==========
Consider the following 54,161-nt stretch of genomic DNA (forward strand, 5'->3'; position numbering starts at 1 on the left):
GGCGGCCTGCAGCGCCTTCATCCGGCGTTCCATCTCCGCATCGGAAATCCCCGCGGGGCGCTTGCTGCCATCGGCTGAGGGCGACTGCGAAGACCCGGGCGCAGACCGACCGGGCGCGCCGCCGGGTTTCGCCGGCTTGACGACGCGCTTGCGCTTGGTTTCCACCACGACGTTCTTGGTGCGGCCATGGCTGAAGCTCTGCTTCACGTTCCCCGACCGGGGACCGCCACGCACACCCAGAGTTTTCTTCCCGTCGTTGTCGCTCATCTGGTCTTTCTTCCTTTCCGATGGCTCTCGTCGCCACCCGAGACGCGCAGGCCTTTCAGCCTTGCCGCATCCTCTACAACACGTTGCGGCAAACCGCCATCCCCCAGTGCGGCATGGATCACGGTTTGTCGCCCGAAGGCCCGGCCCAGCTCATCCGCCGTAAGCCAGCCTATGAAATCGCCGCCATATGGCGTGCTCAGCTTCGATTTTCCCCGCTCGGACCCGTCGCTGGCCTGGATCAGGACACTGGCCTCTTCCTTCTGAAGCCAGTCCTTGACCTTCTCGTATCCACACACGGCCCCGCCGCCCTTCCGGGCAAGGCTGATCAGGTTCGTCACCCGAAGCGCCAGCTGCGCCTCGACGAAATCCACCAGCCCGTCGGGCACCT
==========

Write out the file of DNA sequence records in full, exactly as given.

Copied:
Consider the following 54,161-nt stretch of genomic DNA (forward strand, 5'->3'; position numbering starts at 1 on the left):
GGCGGCCTGCAGCGCCTTCATCCGGCGTTCCATCTCCGCATCGGAAATCCCCGCGGGGCGCTTGCTGCCATCGGCTGAGGGCGACTGCGAAGACCCGGGCGCAGACCGACCGGGCGCGCCGCCGGGTTTCGCCGGCTTGACGACGCGCTTGCGCTTGGTTTCCACCACGACGTTCTTGGTGCGGCCATGGCTGAAGCTCTGCTTCACGTTCCCCGACCGGGGACCGCCACGCACACCCAGAGTTTTCTTCCCGTCGTTGTCGCTCATCTGGTCTTTCTTCCTTTCCGATGGCTCTCGTCGCCACCCGAGACGCGCAGGCCTTTCAGCCTTGCCGCATCCTCTACAACACGTTGCGGCAAACCGCCATCCCCCAGTGCGGCATGGATCACGGTTTGTCGCCCGAAGGCCCGGCCCAGCTCATCCGCCGTAAGCCAGCCTATGAAATCGCCGCCATATGGCGTGCTCAGCTTCGATTTTCCCCGCTCGGACCCGTCGCTGGCCTGGATCAGGACACTGGCCTCTTCCTTCTGAAGCCAGTCCTTGACCTTCTCGTATCCACACACGGCCCCGCCGCCCTTCCGGGCAAGGCTGATCAGGTTCGTCACCCGAAGCGCCAGCTGCGCCTCGACGAAATCCACCAGCCCGTCGGGCACCT